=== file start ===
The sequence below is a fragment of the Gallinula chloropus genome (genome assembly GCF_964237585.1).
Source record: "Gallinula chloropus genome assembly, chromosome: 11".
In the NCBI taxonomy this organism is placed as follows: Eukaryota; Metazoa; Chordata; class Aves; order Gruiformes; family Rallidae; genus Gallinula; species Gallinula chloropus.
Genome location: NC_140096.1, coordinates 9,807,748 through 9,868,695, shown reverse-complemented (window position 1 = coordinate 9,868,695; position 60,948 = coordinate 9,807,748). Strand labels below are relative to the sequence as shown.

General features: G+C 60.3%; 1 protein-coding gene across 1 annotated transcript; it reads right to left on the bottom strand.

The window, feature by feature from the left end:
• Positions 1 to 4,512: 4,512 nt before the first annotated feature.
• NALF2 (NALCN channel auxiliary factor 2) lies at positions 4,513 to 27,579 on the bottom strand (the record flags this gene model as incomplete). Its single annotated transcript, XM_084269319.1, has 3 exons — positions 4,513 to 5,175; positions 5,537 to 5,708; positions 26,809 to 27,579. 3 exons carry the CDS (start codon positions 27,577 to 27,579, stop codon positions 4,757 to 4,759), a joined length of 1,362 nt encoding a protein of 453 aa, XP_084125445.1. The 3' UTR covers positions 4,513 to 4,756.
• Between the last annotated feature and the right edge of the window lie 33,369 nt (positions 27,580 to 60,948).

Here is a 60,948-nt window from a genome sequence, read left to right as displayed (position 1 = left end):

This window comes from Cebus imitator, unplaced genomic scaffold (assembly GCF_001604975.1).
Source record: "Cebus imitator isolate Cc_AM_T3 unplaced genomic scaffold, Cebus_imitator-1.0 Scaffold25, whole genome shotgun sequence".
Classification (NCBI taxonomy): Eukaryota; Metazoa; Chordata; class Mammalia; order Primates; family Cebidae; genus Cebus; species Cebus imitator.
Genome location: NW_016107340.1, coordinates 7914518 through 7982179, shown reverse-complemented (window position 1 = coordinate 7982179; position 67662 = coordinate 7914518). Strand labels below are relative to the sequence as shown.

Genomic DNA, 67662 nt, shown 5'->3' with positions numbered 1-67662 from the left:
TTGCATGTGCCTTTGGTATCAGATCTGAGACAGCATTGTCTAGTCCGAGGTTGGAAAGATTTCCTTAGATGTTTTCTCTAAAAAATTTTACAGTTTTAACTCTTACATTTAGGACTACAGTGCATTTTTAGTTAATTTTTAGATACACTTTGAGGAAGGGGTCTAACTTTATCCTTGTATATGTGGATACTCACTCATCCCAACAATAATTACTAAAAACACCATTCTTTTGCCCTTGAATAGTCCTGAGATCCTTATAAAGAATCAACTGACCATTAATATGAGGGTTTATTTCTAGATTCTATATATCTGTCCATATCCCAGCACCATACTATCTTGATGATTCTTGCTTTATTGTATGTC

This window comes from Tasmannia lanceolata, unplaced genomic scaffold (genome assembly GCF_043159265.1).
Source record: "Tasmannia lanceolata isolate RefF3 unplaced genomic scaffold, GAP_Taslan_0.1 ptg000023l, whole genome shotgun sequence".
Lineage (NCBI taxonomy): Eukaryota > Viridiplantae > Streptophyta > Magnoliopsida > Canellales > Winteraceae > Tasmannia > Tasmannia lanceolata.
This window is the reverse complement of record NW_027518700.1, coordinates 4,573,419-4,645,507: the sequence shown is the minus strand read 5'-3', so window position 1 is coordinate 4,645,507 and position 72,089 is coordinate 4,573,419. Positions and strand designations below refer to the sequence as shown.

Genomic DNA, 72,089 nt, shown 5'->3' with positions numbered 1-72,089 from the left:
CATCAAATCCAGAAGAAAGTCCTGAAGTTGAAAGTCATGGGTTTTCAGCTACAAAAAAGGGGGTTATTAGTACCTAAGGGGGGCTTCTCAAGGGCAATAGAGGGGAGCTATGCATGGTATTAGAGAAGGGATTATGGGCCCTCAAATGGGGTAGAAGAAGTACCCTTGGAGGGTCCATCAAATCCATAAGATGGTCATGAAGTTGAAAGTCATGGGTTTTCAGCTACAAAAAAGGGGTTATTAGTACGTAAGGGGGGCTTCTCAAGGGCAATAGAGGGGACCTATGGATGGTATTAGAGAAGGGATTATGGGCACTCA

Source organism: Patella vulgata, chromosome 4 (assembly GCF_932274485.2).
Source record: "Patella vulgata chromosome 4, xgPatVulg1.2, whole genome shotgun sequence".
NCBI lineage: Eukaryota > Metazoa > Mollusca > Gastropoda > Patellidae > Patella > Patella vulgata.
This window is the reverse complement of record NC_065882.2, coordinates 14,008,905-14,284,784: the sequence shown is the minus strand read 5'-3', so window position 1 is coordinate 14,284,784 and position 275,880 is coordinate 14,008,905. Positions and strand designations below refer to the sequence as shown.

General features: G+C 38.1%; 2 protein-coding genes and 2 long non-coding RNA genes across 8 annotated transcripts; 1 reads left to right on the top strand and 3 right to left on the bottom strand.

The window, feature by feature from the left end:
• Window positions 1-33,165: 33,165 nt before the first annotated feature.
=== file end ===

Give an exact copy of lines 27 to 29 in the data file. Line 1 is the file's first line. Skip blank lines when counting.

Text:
General features: G+C 38.1%; 2 protein-coding genes and 2 long non-coding RNA genes across 8 annotated transcripts; 1 reads left to right on the top strand and 3 right to left on the bottom strand.

The window, feature by feature from the left end:
• Window positions 1-33,165: 33,165 nt before the first annotated feature.